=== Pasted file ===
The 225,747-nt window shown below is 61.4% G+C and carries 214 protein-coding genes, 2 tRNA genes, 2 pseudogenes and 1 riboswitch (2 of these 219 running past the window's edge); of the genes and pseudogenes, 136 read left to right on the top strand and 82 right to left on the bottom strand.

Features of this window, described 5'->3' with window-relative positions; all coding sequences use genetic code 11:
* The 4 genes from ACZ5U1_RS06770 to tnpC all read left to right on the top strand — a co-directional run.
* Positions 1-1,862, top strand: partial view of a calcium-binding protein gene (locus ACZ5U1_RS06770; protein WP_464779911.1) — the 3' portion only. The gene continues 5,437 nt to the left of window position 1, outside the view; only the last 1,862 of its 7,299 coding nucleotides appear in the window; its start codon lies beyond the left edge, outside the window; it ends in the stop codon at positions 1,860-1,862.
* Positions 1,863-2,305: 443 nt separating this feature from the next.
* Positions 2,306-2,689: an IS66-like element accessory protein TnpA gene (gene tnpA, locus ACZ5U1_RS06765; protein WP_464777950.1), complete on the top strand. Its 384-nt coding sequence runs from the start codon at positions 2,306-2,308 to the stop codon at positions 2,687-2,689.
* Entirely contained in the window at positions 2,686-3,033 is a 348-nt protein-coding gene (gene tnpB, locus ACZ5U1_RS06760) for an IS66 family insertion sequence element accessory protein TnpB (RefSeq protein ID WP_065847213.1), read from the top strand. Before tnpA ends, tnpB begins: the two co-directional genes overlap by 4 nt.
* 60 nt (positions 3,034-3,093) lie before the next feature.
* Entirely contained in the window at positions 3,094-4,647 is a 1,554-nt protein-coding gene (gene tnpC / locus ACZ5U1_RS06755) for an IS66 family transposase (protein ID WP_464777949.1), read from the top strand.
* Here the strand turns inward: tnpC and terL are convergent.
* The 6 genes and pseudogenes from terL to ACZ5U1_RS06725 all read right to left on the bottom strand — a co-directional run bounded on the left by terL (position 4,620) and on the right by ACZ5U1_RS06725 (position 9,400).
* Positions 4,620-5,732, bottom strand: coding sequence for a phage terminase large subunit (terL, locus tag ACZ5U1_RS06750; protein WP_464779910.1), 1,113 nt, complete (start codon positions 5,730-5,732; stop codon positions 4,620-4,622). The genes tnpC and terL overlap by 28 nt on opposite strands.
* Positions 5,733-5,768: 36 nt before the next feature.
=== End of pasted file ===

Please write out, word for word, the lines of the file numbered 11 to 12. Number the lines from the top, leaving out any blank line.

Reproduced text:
* The 6 genes and pseudogenes from terL to ACZ5U1_RS06725 all read right to left on the bottom strand — a co-directional run bounded on the left by terL (position 4,620) and on the right by ACZ5U1_RS06725 (position 9,400).
* Positions 4,620-5,732, bottom strand: coding sequence for a phage terminase large subunit (terL, locus tag ACZ5U1_RS06750; protein WP_464779910.1), 1,113 nt, complete (start codon positions 5,730-5,732; stop codon positions 4,620-4,622). The genes tnpC and terL overlap by 28 nt on opposite strands.